Kenyan environmentalist and 2004 Nobel Peace Prize winner Wangari Maathai shares a parable about a hummingbird as part of today's post on the Speaking of Faith blog. Anne Breckbill writes this short post about "outrage fatigue", about the feeling that one person's efforts are too insignificant, too little, to make any difference. The hummingbird parable gives us reason to make the effort anyway.
Given the events of this summer -- the oil gushing into the Gulf; the unusual weather, including floods, in many parts of the United States; the terrible floods in Pakistan; the failure of the U.S Senate to pass legislation that would begin to address climate change; the heat, drought, fires, and failure of the wheat crop in Russia among them -- it's good to remind ourselves that there is still reason to try, still reason, as Wangari Matthai says at the end of her story, to do the best we can.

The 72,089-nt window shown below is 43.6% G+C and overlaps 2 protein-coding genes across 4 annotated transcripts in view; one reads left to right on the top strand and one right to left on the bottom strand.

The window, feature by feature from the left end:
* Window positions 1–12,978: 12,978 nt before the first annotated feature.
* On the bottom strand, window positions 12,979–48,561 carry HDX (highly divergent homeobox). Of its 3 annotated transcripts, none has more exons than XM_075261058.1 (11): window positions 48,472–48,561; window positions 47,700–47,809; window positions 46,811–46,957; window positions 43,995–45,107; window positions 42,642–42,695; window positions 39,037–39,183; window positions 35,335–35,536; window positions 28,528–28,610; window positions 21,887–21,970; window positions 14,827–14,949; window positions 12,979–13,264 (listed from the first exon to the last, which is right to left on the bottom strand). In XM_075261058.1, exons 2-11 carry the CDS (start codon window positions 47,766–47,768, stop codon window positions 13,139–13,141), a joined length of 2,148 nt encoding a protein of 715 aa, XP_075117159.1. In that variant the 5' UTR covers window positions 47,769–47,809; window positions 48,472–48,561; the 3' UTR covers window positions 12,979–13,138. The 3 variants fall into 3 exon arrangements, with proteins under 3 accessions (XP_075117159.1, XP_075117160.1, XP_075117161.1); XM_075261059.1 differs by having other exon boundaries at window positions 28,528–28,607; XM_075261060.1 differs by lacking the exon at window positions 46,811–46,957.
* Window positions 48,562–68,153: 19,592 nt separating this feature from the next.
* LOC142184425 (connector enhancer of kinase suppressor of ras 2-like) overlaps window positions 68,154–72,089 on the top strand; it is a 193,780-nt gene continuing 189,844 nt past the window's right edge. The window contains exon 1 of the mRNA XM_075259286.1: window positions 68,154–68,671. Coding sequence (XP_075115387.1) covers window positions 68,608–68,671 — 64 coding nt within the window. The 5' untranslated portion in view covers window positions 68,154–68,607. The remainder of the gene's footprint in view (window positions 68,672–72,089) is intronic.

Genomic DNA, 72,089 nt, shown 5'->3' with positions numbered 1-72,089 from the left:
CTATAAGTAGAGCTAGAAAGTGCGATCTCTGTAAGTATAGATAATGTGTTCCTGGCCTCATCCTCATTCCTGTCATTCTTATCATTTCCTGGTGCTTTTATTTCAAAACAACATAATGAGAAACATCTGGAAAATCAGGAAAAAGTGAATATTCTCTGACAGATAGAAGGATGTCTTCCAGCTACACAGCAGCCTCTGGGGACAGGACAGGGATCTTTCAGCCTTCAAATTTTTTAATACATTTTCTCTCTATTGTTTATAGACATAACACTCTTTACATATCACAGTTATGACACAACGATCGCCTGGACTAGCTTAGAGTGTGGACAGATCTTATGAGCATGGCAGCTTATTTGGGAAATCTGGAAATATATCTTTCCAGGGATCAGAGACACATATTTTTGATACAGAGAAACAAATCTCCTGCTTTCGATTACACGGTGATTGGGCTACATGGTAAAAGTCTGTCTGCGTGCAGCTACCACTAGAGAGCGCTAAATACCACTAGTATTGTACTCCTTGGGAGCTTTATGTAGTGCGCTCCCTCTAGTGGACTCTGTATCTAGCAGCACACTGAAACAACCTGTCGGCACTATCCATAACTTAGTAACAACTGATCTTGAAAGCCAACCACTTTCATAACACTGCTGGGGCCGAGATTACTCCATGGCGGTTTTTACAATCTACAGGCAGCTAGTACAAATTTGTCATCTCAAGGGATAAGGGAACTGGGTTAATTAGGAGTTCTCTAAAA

A recent post on the Climate Progress blog summarizes some of the climate data from this summer and talks about the changing attitude toward climate among the leaders in Russia as the reality of climate change unfolds in that country. It's good to look at this post and the news in general as a reality check. Anne Breckbill's Speaking of Faith piece links to a January article from the satirical "news source" The Onion that presents another view of what one person can do: 'How Bad for the Environment Can Throwing Away One Plastic Bottle Be?' 30 Million People Wonder. It's good to look at for some dark humor as well as its own sort of reality check.
hope, about living into something that we cannot yet see or even imagine but that faith tells us is something worth pursuing. Something all of us hummingbirds can do on a daily basis is to share our hope and give one another encouragement in what Fr. Thomas Berry called "The Great Work". I recommend reading the short post on Speaking of Faith today and taking a couple of minutes to listen to Wangari Maathai tell the story of the hummingbird!